Amidst disappointment and resentment against the anti –black immigrants in South Africa, a collective voice is sticking to the case for solidarity between the two countries, the two black powerhouses in the world. Nigeria and South Africa should not be fighting, they are saying.
Rising to practicalise its conviction Thursday is the Film Club at the University of Ibadan which sang the National Anthem of both South African and Nigeria in an uninterrupted succession at the University of Ibadan’s symbolic Institute of African Studies, (IAS).
It points to quality student activism of yester-years although the UI Film Club is not a strictly students forum as there are also lawyers, journalists, medical doctors and other professionals in and around Ibadan.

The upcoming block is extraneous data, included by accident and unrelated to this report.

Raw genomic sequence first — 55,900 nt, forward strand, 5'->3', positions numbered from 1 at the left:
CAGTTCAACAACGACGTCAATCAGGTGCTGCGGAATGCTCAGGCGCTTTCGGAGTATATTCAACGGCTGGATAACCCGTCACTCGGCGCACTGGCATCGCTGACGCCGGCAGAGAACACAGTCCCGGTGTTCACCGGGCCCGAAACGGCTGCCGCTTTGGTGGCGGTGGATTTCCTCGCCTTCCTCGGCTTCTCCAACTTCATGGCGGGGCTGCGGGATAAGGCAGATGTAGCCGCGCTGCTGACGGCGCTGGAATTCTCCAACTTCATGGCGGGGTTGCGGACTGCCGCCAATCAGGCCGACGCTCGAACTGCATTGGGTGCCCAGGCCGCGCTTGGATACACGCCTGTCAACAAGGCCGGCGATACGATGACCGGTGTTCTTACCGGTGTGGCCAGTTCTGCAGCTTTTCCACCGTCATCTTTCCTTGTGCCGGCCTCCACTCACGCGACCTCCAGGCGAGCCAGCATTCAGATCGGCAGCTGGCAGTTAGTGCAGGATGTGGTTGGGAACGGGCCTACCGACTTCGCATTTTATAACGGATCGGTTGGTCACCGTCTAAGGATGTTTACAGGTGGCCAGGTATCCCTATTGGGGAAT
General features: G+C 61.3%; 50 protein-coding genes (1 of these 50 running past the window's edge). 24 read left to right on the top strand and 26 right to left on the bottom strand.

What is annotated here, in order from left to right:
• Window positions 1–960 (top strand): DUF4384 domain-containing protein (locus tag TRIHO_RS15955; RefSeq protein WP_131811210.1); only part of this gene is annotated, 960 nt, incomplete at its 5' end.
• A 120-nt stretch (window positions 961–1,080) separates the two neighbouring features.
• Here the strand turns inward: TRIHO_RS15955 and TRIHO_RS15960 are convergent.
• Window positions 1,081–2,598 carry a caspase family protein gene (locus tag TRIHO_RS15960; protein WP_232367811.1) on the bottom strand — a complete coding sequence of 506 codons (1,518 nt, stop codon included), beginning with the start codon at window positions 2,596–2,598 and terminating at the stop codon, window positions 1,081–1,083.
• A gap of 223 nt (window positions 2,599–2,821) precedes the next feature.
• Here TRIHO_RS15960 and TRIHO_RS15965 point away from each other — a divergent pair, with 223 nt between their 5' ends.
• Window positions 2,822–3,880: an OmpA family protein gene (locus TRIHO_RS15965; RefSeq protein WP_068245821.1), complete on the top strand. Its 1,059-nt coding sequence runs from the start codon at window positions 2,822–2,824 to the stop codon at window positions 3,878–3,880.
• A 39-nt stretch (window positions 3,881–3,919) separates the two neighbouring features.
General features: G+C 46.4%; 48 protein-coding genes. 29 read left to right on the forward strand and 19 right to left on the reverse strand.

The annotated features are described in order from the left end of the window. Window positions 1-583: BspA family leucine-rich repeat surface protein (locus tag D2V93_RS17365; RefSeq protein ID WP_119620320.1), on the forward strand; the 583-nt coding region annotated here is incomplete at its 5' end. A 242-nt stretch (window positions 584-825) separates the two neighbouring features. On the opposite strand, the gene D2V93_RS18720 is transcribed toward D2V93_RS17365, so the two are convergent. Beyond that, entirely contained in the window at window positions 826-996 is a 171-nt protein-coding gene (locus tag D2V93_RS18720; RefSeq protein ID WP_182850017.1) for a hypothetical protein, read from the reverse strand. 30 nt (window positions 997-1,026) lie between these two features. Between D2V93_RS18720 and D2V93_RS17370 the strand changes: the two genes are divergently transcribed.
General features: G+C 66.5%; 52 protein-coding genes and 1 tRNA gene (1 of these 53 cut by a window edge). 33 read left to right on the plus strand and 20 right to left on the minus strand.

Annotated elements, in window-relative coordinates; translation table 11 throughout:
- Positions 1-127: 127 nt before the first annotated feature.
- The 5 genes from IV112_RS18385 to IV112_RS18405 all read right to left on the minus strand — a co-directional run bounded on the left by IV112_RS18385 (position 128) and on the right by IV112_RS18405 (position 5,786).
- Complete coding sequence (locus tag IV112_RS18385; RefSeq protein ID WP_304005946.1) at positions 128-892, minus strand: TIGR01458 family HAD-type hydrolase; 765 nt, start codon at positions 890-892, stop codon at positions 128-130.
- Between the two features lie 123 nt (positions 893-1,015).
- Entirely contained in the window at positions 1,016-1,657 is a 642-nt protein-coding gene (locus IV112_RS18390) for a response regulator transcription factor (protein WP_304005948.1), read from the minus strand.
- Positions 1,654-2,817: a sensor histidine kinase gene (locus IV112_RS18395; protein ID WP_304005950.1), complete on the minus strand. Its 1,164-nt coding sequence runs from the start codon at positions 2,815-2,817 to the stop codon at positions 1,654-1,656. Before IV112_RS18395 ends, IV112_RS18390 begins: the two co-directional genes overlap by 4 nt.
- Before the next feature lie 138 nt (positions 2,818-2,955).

Thursday’s reflective session in their weekly gathering looked at various angles to the crisis, including subtle anger over how the bourgeoisie of 25 year old South Africa could become teachers their counterpart in 59 year old Nigeria how to run a continent wide retail chain such as Shoprite or manage a satellite company.
The session closed with a screening of the 90-minute ‘Zulu Love Letter’ that speaks to the present crisis in its own way. It remains to be seen how others would receive this move, with particular reference to its replicability on other campuses but it is a powerful symbolic message that has pitched the club ahead of other actors in terms of the way to go.